I remember the time when my kid hadn’t started speaking yet, he spoke to me with his hugs. I love you Mom hug, I am happy to play hug, I am excited to see something hug, I want to say something hug, Hug me tight hug, hug me even tighter hug and a lot more. I could hear everything he wanted to tell me, without him saying a word.
When my kid was little, hugging me was part of his existence. I don’t think he even knew that he was hugging me and that was the best part about it. I would wait for his tiny chubby arms to circle around my neck or my legs (since they were easier to reach for a toddler). The hug when he saw me after a long day at school was not just spontaneous, but also well-articulated. We both had missed each other equally and nothing communicated that feeling like a hug did!
As my kid grew older, different times called for different hugs. Finally, home after school hug, just to be with Mom hug, I want a treat hug, do you still love me hug, I don’t feel good hug, I just can’t sleep hug, before the first day of school hug, can I watch some more T.V hug, I don’t want to do this hug…the list is endless.
The bottom line is hugs are the most precious gifts that you get from your kids. It’s a wonderful feeling that says so much and makes you feel loved and wanted by your kid.
My personal favorite were the bedtime hugs. After reading the bedtime story, he had been tucked into bed and the lights were turned off; he still needed to hug me so that he could sleep well. My hug is the blanket of security for him and that made my presence so significant. The feeling of reassurance that my baby is growing fast but not fast enough to not need my hugs anymore, I loved that feeling.
My secret favorite however was the keep me away from the stranger hugs. More of a clinging action than a hug when your kid sees a new visitor at home or at the playground and refuses to leave you, literally sticking to you like cling film! As much as I encouraged my kid to socialize I also enjoyed being the center of his comfort zone.
As the mom of a teenager, I do not get too many hugs right now. I long for it. But when I do get lucky to be hugged, I relish it like the last scoop of peanut butter in the jar, tediously scrapped to fill up the spoon! I understand that teenage is probably one of the toughest parts of growing up. The surge of hormones does not make it any easier for the kids. Being seen with your Mom is not really a “cool” thing. Being hugged by her in front of friends is undoubtedly a nightmare! Fortunately, hugging your Mom when you are at home, with the rest of the family is still acceptable. Thank goodness!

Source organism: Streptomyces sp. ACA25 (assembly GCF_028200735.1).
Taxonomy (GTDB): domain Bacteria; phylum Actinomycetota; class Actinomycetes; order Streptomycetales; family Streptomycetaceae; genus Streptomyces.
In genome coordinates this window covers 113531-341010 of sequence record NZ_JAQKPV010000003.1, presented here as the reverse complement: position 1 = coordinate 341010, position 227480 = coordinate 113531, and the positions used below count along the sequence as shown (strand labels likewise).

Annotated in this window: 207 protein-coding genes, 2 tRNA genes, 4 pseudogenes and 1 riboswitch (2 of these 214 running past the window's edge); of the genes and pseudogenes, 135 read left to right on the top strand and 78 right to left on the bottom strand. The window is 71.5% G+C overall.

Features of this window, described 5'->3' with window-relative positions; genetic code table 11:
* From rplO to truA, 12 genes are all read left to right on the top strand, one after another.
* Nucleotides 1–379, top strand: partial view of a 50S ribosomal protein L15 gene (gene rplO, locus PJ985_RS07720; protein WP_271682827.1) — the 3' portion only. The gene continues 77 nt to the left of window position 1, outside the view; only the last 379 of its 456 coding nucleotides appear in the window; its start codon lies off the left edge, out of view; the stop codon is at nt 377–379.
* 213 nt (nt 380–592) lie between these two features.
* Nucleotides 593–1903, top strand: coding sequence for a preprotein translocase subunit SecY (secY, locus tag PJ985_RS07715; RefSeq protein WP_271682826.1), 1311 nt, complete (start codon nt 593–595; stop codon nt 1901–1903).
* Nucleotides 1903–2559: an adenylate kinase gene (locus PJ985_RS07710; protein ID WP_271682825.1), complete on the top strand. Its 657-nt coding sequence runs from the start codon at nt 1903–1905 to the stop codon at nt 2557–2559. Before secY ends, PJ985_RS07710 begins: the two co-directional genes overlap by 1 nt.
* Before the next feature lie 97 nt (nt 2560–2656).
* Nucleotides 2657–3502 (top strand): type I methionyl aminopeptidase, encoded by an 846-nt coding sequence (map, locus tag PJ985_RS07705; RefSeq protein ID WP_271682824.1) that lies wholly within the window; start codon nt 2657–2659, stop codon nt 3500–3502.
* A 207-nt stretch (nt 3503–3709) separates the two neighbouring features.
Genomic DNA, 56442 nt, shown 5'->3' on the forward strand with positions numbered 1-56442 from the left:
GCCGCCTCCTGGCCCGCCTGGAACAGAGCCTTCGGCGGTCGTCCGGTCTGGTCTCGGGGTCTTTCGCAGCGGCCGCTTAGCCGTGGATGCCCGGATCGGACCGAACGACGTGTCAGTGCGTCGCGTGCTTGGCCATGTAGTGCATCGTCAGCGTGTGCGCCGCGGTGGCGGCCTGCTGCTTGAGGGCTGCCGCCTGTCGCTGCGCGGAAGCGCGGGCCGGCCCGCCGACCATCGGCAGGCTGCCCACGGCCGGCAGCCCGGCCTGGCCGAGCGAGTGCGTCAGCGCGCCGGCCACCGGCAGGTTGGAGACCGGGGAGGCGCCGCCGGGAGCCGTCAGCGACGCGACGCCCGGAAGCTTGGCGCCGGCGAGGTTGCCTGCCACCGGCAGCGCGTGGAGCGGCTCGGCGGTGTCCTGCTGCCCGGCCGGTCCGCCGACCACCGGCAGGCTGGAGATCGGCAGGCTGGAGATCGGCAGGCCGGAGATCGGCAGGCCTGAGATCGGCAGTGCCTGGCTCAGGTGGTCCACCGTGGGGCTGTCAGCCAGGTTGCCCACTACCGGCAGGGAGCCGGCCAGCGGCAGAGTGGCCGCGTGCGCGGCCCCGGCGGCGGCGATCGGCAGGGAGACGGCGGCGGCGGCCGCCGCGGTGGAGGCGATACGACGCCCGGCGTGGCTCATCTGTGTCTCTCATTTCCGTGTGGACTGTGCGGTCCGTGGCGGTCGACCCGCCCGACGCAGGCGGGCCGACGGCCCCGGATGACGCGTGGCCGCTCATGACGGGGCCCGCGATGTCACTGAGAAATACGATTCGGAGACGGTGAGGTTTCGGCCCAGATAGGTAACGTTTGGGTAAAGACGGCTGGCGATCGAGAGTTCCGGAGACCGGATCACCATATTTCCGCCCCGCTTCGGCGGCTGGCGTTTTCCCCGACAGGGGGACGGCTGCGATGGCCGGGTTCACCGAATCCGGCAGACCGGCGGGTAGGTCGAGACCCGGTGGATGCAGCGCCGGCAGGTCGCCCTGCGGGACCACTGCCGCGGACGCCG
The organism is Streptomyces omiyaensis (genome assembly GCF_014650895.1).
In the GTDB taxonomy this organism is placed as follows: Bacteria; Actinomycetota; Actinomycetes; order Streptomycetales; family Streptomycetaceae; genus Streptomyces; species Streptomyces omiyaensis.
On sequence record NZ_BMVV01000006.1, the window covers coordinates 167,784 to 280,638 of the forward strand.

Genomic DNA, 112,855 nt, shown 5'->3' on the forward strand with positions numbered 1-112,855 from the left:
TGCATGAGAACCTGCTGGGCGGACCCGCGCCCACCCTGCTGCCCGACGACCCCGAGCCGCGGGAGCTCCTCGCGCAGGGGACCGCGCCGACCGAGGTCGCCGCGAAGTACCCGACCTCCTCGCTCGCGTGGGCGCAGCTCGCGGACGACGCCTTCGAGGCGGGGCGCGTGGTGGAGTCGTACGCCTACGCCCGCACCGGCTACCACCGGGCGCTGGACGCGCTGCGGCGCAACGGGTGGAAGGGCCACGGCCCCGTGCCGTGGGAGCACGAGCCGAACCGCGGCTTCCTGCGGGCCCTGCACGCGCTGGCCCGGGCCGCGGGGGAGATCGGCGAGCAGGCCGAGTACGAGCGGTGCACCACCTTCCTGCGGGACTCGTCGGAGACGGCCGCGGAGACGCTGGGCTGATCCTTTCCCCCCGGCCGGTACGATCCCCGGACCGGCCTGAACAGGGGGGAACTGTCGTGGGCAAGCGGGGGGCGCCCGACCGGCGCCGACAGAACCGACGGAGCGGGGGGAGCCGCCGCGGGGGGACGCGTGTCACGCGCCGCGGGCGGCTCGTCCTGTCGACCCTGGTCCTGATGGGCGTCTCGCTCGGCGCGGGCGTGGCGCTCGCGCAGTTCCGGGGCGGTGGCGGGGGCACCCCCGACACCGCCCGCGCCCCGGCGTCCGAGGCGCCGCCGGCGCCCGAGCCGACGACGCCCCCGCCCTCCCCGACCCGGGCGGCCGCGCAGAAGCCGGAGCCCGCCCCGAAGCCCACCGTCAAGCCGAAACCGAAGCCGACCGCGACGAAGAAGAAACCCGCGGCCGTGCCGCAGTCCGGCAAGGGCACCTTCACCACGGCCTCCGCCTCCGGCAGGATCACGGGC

Though my kid can vocalize his feelings now, hugs are still used to do some of the talking. They are used to communicate appreciation, gratefulness and love without having to say it in words. While there are more arguments between us now, we still bring closure through hugs. Hugs have played a pivotal role in shaping our relationship, piecing many unspoken things together and let it make sense. Silently, hugs say a lot. It continues to stay on the shelves as one of the common ways of expressing affection, establishing a connection even when you are navigating the tricky teenage zone.
I understand that my teenager’s sense of independence is not letting him rely completely on the power of hugs. I am glad though they haven’t gone completely missing either. Occasionally I still get the I love you mom, I just don’t say it hug, why can’t you understand me hug, I don’t want to eat home cooked food hug, I really need to go for this sleepover hug. The reasons for the hugs have changed and they last less than ten seconds now. It does not matter that there are fewer and shorter hugs now. It matters that they say much more than before. Just like my baby, his hugs have grown up too.
Surabhi Kaushik is an Indian writer, based in Charlotte North Carolina. Her work has been published in several portals such as www.writer’scafe.org and www.yourstoryclub.com. She is part of various writing groups in Charlotte and is closely associated with “Write Like You Mean It”, a writer’s group in Main library, Charlotte, North Carolina. She also leads a Fiction Writing group that meets every month at Main Library Charlotte. She has worked extensively in multiple advertising agencies in India before re-locating to the United States of America in 2015.